In his confession, Saint Augustine identifies an interesting series of types of curiosity which range in form from the most anodyne to the most dangerous. The first category includes all kinds of ‘spectacle’, such as the dog race mentioned in the quote, or the lizard and spider catching flies, which in the process catch our attention, or the ‘frivolous’ gossip which we at first listen to in order to avoid offending the speaker, but which we then find ourselves obtaining great pleasure from. All these forms of curiosity are reprehensible. It is less because of the objects of our curiosity, which are of no particular importance, and more because of their effect: they distract us from the Augustinian quest for knowledge of God and of oneself.9 A second category (just as reprehensible) concerns the enigmatic and unhealthy curiosity we experience with regard to unpleasant sights which functions as a perverse form of distraction: ‘For what pleasure hath it, to see in a mangled carcase what will make you shudder? And yet if it be lying near, they flock thither, to be made sad, and to turn pale. Even in sleep they are afraid to see it’ (Saint Augustine 2005: 114). It must be said, in passing, that this second, horrific form of curiosity is precisely the kind we find operating in the last part of Bluebeard. It does not operate through Bluebeard’s wife (who has no way of knowing what is on the other side of the door, and who turns away and leaves immediately, truly horrified by what she discovers), but through the reader: it is the ‘gory’ side of the tale that makes it so particularly fascinating for readers.10 Finally, a third, more significant category of curiosity involves the search for the ‘hidden powers of nature (which is besides our end)’. This is, in other words, the forbidden fruit of the tree of knowledge. Saint Augustine – like contemporaries of his such as Apuleius (Tasitano 1989) – thought that the heretical search for this type of knowledge could not be pursued other than by ‘magic’. For centuries, the idea of an almost obligatory link between ‘forbidden knowledge’ (Harrison 2001) and ‘the curious sciences’ – that is to say, the heretical practices of alchemy, astrology, necromancy, Hermeticism, and witchcraft – served to disqualify and suppress (often violently and, from the thirteenth century, with the help of the Inquisition) the numerous attempts to pursue knowledge beyond the sphere of religious thought, thus impeding the development of science.11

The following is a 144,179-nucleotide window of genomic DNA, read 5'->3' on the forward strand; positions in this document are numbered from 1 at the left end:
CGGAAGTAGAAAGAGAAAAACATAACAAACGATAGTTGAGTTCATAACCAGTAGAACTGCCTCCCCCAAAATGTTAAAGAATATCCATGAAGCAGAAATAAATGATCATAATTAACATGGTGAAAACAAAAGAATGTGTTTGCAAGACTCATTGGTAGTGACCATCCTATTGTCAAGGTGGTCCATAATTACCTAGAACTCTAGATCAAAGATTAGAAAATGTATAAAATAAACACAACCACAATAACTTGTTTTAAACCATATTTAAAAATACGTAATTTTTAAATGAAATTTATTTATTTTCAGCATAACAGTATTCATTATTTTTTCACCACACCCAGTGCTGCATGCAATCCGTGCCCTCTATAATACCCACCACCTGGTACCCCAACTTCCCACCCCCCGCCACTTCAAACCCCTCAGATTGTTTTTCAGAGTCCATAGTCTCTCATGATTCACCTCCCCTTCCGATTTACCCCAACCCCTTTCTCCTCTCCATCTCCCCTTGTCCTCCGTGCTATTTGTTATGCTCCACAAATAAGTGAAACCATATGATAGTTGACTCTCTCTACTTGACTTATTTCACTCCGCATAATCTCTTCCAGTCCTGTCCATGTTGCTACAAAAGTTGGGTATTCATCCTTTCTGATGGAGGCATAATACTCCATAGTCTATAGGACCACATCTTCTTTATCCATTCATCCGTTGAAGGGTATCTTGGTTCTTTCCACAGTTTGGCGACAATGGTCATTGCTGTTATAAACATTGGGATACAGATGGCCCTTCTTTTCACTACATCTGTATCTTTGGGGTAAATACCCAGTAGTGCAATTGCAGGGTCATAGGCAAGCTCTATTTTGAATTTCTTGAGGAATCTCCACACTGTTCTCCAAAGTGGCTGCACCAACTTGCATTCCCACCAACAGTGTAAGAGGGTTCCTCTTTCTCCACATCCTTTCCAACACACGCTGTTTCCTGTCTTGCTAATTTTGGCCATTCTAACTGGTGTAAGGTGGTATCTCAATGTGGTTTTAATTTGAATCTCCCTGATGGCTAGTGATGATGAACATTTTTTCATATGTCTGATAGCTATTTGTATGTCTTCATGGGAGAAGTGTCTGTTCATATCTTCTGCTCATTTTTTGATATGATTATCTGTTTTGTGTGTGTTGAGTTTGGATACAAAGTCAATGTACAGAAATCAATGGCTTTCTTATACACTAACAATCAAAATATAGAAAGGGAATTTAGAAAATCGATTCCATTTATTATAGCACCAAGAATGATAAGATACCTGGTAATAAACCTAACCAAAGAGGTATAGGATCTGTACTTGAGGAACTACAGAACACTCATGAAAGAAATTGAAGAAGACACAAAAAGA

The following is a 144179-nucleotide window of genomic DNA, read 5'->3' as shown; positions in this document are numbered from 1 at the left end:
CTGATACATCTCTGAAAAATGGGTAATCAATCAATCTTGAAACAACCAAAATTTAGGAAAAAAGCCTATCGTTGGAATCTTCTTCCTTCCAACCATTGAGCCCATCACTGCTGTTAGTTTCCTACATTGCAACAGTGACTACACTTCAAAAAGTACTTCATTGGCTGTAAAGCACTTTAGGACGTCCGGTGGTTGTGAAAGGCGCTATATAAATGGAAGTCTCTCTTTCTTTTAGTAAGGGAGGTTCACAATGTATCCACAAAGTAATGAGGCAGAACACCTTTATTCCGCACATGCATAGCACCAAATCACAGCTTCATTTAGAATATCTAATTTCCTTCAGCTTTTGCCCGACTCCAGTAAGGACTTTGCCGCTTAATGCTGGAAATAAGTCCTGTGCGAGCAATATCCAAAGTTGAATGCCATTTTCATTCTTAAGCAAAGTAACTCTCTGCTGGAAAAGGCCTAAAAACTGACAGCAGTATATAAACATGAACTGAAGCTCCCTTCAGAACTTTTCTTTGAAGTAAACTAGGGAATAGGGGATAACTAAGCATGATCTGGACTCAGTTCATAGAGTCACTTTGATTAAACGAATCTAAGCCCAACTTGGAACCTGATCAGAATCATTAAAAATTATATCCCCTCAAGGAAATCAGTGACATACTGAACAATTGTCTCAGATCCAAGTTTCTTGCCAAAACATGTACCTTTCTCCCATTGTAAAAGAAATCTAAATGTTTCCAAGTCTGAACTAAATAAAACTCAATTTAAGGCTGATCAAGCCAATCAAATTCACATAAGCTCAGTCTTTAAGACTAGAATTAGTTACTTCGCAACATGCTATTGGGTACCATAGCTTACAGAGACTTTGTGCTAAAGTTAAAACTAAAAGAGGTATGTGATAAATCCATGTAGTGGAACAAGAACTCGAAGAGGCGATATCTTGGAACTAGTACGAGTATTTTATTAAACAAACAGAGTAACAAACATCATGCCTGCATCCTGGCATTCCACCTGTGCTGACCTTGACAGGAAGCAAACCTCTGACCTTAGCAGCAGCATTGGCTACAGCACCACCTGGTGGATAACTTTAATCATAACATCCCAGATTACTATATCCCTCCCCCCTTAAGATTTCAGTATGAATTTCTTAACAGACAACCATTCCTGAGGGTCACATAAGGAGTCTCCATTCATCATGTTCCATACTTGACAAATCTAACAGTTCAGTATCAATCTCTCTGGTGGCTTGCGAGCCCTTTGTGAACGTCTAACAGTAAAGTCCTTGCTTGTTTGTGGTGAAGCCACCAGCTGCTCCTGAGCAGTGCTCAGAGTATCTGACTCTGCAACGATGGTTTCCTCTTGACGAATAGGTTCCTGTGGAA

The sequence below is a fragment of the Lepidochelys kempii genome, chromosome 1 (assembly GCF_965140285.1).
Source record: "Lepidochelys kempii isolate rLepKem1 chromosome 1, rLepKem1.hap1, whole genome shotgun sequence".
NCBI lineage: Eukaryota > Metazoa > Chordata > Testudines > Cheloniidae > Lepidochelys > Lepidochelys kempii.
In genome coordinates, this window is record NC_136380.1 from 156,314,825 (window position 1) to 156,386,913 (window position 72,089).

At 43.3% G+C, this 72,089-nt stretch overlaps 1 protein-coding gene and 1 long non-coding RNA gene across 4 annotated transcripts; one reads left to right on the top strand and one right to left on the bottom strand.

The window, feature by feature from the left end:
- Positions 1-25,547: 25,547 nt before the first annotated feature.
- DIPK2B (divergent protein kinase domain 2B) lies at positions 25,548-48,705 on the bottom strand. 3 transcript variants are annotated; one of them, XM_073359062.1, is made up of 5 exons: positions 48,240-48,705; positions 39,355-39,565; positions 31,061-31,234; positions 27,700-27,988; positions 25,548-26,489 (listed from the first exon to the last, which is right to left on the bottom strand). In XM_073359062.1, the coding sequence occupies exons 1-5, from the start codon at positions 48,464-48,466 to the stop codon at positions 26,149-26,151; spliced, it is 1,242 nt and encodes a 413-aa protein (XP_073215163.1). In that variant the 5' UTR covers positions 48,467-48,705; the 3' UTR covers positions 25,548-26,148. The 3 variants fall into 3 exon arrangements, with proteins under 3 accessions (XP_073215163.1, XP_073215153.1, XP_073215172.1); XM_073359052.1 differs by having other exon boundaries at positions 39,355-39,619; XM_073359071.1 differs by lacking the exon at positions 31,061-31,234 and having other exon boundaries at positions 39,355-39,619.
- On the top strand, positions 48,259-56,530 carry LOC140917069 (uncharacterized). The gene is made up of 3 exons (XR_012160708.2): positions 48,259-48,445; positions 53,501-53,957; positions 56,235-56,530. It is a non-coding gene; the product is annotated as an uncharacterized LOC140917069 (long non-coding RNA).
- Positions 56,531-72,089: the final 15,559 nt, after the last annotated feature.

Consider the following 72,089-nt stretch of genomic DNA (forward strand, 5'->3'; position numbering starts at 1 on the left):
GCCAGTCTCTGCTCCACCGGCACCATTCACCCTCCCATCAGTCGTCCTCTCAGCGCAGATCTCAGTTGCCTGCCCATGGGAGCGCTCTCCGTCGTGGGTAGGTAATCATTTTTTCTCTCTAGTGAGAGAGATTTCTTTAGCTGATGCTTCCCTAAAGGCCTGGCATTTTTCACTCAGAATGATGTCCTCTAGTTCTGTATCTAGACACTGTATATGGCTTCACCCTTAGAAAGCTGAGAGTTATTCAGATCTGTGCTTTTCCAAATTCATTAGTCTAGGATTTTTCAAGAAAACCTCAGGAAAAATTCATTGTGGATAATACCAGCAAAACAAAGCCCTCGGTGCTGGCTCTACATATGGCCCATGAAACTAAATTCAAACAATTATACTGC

This recurrent confusion concerning curiosity (considered at once natural and dangerous) was in fact supported by scholastic thought throughout the Middle Ages, including by Thomas Aquinas, who eventually attempted to reconcile the one with the other: ‘Through his soul […] man is inclined to desire knowledge; thus must he humbly restrain this desire, so as not to push his investigation of things beyond the bounds of moderation’ (Thomas Aquinas, quoted in Pomian 1990). With this particular wording, Aquinas was trying to reconcile natural philosophy and religion. This attempt was based on drawing a distinction between curiosity (directed towards forbidden and therefore reprehensible knowledge) and scholarship (controlled curiosity, in other words, compatible with the teachings of the Church). The entire question was therefore a matter of appropriately directing the desire to know, of respecting the guidance of and limits defined by Scripture. Suffice it to say that these limits were very strict, and that for a long time the distinction between good and bad curiosity was completely obscured by the latter.

It was not in fact until the Renaissance and the Reformation that a breach was opened – one favourable to a freer and broader expression of curiosity. The Reformation’s contribution to this greater openness was both ambiguous and limited. On the one hand, by breaking from the pontifical monopoly and advocating a more personal reading of religious texts, the Reformation introduced a more direct relationship with the world, therefore weakening the old ‘scriptural consensus’ that these texts had offered: the criteria of truth must be able to be discussed (Houdard 1998). On the other hand, reformers, like their predecessors, were not inclined to allow curiosity free rein. John Calvin, in particular, in his Warning Against Judicial Astrology, whilst supporting in what were now accepted terms the Aristotelian nature of the desire to know, denounces the ‘horrible, endless labyrinth’ and the ‘folly and superstitions’ into which men have fallen ‘since they have unleashed their curiosity’ (Calvin 1842: 130). In the same text, Calvin has no fear of claiming, like other demonologists whom he joins here (Jacques-Chaquin 1998b), that mathematics often serves as a refuge for astrologists in search of an image of respectability.12